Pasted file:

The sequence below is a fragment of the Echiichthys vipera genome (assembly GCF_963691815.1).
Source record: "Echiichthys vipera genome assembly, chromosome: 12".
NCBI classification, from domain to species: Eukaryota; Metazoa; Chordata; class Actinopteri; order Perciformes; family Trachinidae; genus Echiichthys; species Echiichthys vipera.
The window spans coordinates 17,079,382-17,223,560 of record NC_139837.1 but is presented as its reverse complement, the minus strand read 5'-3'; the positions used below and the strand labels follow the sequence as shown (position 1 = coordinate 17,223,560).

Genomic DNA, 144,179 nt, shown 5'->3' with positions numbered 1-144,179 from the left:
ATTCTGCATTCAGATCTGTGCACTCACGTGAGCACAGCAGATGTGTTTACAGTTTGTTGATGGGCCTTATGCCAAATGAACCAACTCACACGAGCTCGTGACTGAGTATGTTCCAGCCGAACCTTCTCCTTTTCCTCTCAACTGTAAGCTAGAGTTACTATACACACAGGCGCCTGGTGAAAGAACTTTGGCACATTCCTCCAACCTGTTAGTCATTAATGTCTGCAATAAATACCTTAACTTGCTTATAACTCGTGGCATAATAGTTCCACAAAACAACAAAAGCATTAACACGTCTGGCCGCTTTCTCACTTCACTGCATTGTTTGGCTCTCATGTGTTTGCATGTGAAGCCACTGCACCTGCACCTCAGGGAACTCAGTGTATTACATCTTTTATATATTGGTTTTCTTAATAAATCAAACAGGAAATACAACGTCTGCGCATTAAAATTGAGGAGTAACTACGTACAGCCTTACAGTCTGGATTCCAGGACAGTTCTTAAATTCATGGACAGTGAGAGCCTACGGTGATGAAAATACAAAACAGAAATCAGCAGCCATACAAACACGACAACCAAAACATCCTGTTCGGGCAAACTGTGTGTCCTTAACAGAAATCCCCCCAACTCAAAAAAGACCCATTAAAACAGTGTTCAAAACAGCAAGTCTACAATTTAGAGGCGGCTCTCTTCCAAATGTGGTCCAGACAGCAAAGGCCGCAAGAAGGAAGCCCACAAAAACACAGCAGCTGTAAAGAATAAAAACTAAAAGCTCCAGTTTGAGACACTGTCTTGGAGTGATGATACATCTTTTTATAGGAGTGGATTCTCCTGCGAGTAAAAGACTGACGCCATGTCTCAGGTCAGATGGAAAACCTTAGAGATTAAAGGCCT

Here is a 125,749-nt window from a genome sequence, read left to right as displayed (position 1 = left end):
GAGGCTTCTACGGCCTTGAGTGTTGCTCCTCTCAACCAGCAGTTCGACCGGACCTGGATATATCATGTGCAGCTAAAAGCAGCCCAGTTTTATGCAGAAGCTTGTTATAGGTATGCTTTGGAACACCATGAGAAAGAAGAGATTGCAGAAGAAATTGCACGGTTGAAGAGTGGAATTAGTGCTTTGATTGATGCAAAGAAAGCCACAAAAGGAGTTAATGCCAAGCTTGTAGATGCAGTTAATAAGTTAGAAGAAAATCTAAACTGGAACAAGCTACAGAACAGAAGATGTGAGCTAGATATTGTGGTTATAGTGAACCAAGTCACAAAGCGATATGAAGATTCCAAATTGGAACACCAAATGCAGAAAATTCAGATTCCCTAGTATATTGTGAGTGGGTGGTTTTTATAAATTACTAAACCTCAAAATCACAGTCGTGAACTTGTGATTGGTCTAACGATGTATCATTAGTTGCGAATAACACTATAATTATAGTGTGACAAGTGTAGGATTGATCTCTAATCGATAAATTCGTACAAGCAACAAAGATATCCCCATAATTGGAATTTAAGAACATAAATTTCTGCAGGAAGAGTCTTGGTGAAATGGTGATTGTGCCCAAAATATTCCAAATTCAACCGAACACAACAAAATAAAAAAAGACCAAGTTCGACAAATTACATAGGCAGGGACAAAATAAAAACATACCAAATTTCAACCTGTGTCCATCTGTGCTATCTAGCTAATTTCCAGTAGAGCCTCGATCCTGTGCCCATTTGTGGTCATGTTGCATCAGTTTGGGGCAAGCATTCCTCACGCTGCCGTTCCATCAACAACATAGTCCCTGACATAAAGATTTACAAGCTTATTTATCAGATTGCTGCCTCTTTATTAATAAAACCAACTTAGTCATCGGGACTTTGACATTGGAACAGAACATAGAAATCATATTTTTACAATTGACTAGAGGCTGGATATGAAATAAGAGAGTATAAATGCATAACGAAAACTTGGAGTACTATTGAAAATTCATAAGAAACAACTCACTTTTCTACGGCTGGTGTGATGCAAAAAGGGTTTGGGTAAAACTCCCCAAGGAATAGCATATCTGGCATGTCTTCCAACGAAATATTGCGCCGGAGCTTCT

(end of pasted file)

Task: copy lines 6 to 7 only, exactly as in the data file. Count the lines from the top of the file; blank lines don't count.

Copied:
ATTCTGCATTCAGATCTGTGCACTCACGTGAGCACAGCAGATGTGTTTACAGTTTGTTGATGGGCCTTATGCCAAATGAACCAACTCACACGAGCTCGTGACTGAGTATGTTCCAGCCGAACCTTCTCCTTTTCCTCTCAACTGTAAGCTAGAGTTACTATACACACAGGCGCCTGGTGAAAGAACTTTGGCACATTCCTCCAACCTGTTAGTCATTAATGTCTGCAATAAATACCTTAACTTGCTTATAACTCGTGGCATAATAGTTCCACAAAACAACAAAAGCATTAACACGTCTGGCCGCTTTCTCACTTCACTGCATTGTTTGGCTCTCATGTGTTTGCATGTGAAGCCACTGCACCTGCACCTCAGGGAACTCAGTGTATTACATCTTTTATATATTGGTTTTCTTAATAAATCAAACAGGAAATACAACGTCTGCGCATTAAAATTGAGGAGTAACTACGTACAGCCTTACAGTCTGGATTCCAGGACAGTTCTTAAATTCATGGACAGTGAGAGCCTACGGTGATGAAAATACAAAACAGAAATCAGCAGCCATACAAACACGACAACCAAAACATCCTGTTCGGGCAAACTGTGTGTCCTTAACAGAAATCCCCCCAACTCAAAAAAGACCCATTAAAACAGTGTTCAAAACAGCAAGTCTACAATTTAGAGGCGGCTCTCTTCCAAATGTGGTCCAGACAGCAAAGGCCGCAAGAAGGAAGCCCACAAAAACACAGCAGCTGTAAAGAATAAAAACTAAAAGCTCCAGTTTGAGACACTGTCTTGGAGTGATGATACATCTTTTTATAGGAGTGGATTCTCCTGCGAGTAAAAGACTGACGCCATGTCTCAGGTCAGATGGAAAACCTTAGAGATTAAAGGCCT

Here is a 125,749-nt window from a genome sequence, read left to right as displayed (position 1 = left end):